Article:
Mar 19, 2012
Study: Pertussis immunity not long-lived in vaccinated adolescents
The current schedule for immunization with acellular pertussis vaccine is insufficient for prevention of pertussis outbreaks in adolescents, say the authors of a study in Clinical Infectious Diseases. The authors, from Kaiser Permanente Medical Center, San Rafael, California, identified 171 patients, 132 of them children, with polymerase chain reaction tests positive for Bordetella pertussis from Mar 1 through Oct 21, 2010, during a large pertussis outbreak in their state. Patient records were analyzed for demographic and vaccination status. Pertussis vaccination rates were found to be about equal in the study group and in controls. The rate of pertussis testing was found to be highest in infants and to then stay constant till age 12. Positive test results were lowest in children aged 0 to 6, with a notable increase in those 8 to 12. Overall, vaccine effectiveness for ages 2 to 7, 8 to 12, and 13 to 18 was 41%, 24%, and 79%, respectively. The authors suggest that earlier or more numerous booster doses of acellular pertussis vaccine be considered as part of routine immunization or for outbreak control.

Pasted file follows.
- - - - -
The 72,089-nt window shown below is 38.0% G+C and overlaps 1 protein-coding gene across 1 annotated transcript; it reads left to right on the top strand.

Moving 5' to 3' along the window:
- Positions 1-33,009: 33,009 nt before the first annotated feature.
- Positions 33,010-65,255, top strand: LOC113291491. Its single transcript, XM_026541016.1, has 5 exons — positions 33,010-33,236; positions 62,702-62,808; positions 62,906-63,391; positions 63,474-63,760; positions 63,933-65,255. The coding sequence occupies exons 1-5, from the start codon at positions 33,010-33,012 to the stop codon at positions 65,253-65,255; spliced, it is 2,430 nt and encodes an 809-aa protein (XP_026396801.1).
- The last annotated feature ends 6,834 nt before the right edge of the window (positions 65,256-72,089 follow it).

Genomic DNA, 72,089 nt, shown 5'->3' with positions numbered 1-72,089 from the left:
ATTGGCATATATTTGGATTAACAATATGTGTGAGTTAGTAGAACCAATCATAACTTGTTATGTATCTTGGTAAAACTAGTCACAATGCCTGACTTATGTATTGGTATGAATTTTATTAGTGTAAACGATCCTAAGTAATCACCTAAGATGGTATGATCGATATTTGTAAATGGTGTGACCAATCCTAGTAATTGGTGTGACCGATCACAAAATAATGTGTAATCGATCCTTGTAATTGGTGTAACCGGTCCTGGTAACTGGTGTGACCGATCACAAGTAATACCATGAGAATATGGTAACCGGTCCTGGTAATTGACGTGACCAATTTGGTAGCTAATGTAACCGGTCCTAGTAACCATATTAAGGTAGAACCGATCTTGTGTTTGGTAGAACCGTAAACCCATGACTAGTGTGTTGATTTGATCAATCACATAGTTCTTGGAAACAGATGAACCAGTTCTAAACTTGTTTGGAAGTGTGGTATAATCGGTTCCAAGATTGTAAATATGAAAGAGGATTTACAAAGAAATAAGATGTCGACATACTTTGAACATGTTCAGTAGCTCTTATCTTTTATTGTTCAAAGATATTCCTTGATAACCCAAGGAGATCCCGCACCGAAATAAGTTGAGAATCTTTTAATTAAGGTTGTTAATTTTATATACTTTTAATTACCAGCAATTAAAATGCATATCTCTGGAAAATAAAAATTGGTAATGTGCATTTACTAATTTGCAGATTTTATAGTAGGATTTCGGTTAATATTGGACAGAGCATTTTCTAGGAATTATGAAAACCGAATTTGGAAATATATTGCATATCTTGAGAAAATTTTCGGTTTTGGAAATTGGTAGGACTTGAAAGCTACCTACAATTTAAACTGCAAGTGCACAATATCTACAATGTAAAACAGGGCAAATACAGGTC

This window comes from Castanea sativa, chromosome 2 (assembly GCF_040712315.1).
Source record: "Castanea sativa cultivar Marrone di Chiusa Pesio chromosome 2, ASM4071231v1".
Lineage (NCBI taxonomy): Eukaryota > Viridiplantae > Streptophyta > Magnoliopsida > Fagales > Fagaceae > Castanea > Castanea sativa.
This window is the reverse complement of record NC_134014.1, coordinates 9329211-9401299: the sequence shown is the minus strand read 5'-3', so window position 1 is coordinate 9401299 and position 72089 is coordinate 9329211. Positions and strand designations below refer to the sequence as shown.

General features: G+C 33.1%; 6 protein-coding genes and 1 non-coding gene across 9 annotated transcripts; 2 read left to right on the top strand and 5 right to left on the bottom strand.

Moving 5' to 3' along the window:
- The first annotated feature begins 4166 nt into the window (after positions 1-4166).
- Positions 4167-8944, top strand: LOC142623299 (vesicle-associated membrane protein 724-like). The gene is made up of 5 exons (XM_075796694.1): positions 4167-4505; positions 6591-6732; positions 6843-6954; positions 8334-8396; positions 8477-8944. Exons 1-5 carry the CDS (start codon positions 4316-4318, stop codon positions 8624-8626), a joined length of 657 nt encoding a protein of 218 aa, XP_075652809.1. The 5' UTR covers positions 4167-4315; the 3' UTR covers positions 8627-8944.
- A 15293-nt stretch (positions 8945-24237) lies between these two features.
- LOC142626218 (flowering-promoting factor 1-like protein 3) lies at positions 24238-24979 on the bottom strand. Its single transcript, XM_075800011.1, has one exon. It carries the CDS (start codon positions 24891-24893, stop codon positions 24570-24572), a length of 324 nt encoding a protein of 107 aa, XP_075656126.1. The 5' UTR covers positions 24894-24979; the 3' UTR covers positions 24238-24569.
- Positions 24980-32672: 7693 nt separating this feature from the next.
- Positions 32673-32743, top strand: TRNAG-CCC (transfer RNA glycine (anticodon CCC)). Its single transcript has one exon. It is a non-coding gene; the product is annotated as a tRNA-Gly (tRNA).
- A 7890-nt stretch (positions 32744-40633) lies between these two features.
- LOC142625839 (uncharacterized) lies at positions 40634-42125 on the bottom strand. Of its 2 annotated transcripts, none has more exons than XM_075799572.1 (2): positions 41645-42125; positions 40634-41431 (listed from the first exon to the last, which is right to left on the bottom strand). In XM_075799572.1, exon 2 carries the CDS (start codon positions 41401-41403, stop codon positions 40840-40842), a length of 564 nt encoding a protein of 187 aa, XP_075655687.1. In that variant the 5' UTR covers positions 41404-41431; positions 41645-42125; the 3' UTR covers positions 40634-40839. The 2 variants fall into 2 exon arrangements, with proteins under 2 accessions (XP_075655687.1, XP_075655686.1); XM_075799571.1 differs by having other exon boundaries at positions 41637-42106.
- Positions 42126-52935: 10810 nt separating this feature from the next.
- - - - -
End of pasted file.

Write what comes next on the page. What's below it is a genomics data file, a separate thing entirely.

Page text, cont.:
Mar 15 Clin Infect Dis abstract
Massachusetts eider ducks harbor new virus
Eider ducks, a fairly common seabird, have been dying by the hundreds or even thousands during the past six falls on Cape Cod, Massachusetts, according to the Cape Cod Times. The dead animals do not appear ill or emaciated. An investigation carried out by researchers from Tufts Cummings School of Veterinary Medicine, Bosto; the University of Georgia–based Southeast Cooperative Wildlife Disease Study Group, Athens; and the National Wildlife Health Center, Madison, Wisconsin, found evidence of a new virus during necropsies of the birds. The virus, named the Wellfleet Bay virus after the Cape Cod area where the die-offs are occurring, attacks the liver and gallbladder and runs a fast course. The disease so far appears to be confined to eider ducks that summer in Maine and winter in or near Wellfleet Bay. The researchers believe the virus to be related to viruses in the little-understood Quarjavirus family, which are spread by ticks to nesting birds.
Mar 10 Cape Cod Times article